In the past, we have seen many discussions about which statement is better from a performance point of view:
SELECT <COLUMN> GROUP BY 1 or
SELECT DISTINCT <COLUMN>
Many personal experiences are announced. Cause and effect are often confused. People tend to create just one test setup, and based on this, general rules are concluded.
The guessing is over now. The truth is:
None of these statements is better in general. Data demographics decide the winner.
To understand in which situations you should use DISTINCT and when it should be the Teradata GROUP BY, you have to know how Teradata executes each of these statements.
In principle, one can say, DISTINCT means that data is distributed across the responsible AMPs immediately, and rows will be sorted (to remove duplicates). In the case of GROUP BY, Teradata first does an AMP local grouping and distributes the remaining rows afterward.
After understanding basic principles, it is easy to conclude when to use which statement on a Teradata system:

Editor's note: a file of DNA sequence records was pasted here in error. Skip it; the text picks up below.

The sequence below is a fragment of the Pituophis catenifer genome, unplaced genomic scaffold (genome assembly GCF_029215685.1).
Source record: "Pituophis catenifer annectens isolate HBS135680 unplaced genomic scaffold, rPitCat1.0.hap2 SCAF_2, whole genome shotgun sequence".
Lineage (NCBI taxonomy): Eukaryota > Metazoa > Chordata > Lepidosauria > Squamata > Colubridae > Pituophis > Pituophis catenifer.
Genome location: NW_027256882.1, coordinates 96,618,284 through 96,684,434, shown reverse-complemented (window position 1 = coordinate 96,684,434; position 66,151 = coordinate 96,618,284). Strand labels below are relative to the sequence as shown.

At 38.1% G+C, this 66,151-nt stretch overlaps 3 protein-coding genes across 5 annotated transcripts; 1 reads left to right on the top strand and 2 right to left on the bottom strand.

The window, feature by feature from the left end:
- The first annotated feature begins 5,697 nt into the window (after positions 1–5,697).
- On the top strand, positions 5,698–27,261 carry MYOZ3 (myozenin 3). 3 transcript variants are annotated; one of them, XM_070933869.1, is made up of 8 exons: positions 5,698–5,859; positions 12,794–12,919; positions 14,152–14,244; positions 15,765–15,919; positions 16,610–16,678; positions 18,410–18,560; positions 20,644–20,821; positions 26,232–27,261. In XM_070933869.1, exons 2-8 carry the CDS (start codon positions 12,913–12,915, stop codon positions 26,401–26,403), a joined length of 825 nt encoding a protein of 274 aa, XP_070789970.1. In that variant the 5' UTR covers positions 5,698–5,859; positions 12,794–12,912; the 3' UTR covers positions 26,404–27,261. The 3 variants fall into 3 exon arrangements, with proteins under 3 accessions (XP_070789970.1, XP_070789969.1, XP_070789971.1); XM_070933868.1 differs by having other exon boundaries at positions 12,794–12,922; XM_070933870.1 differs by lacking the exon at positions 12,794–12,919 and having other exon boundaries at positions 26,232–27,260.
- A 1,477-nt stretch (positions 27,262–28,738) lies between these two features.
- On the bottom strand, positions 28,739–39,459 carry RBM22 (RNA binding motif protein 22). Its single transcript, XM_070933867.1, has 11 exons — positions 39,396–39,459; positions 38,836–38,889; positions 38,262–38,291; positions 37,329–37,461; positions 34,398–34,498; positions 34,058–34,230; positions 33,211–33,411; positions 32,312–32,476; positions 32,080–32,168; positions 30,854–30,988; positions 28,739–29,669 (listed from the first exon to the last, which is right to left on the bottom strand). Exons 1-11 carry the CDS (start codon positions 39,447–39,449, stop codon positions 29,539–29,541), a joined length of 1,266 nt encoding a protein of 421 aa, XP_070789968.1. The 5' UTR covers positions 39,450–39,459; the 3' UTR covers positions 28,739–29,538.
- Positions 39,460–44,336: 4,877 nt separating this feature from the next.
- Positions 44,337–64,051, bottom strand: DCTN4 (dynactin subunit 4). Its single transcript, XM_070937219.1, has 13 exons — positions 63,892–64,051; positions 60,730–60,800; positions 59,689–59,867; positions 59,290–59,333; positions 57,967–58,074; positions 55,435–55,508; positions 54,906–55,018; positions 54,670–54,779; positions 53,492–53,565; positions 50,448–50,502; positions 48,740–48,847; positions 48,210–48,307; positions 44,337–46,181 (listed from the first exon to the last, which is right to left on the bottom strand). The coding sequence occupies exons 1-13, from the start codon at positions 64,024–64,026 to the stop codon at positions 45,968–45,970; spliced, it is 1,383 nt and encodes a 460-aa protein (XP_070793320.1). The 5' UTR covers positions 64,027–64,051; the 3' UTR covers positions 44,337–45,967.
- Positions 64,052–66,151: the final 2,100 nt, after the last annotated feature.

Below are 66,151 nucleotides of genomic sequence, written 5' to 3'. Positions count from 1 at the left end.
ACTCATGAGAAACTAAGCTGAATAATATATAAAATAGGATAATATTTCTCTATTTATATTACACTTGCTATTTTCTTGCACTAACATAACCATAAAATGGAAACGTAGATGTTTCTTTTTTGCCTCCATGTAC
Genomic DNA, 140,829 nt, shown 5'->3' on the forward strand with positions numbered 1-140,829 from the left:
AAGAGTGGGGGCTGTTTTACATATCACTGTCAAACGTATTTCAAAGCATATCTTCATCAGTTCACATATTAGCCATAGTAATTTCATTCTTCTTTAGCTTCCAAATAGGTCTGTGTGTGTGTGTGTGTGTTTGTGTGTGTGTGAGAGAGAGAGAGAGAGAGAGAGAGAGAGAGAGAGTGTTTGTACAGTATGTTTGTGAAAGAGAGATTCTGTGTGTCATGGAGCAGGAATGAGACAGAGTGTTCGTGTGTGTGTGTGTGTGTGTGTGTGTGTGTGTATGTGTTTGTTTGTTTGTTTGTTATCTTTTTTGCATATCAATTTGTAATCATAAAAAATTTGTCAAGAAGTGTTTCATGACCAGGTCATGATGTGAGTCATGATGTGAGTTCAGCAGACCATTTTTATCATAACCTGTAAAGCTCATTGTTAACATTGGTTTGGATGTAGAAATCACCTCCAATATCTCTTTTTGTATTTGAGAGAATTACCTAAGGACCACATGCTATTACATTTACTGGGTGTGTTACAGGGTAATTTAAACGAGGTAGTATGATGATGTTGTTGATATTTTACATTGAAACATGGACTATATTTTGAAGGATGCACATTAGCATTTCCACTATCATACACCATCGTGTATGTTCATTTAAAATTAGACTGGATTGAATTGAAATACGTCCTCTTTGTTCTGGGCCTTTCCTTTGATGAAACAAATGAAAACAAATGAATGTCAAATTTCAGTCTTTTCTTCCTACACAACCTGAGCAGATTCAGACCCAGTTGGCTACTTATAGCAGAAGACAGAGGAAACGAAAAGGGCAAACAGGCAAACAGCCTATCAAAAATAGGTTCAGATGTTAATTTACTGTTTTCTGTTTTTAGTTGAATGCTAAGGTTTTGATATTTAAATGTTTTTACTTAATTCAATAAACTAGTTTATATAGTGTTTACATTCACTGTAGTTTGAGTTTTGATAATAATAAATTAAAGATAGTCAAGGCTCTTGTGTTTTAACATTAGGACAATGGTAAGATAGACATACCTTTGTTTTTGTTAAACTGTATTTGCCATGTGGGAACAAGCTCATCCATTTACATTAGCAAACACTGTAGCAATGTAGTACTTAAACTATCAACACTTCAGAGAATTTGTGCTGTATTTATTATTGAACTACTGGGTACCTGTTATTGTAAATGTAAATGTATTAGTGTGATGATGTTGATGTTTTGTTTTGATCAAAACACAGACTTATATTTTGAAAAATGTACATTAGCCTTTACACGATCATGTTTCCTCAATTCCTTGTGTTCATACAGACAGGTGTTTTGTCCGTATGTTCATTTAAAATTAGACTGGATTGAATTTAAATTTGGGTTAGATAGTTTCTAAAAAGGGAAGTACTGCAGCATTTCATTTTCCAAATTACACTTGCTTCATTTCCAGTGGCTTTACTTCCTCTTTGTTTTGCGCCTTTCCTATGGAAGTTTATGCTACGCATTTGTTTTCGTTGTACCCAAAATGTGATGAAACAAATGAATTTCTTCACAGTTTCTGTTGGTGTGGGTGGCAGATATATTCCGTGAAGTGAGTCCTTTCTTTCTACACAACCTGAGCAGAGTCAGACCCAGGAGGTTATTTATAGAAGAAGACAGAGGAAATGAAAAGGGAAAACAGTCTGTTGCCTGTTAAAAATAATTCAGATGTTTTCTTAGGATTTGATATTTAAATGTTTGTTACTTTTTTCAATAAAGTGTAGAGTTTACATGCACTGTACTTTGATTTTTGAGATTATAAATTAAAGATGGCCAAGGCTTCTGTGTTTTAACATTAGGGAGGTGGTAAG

If there are many distinct rows for the columns used for grouping, there is little value in doing the AMP local aggregation. First, it is better that you use the DISTINCT statement.
If there are just a few rows for the columns used for grouping, the AMP local grouping step will cut the number of rows moved to the AMPs in the second (last) aggregation step. This is the situation when you should use the GROUP BY statement.
Just one remark:
If of a high skew on the grouped columns, you might end up with an AMP local “out of spool space” situation (as many rows may be moved to a few or just one AMP). This is the one exception where you should use the GROUP BY statement, although in principle, the DISTINCT statement should be utilized.
I hope many of your guessings are over. There is no winner between DISTINCT and GROUP BY.
For 14.0,14.10,15, these two are basically the same thing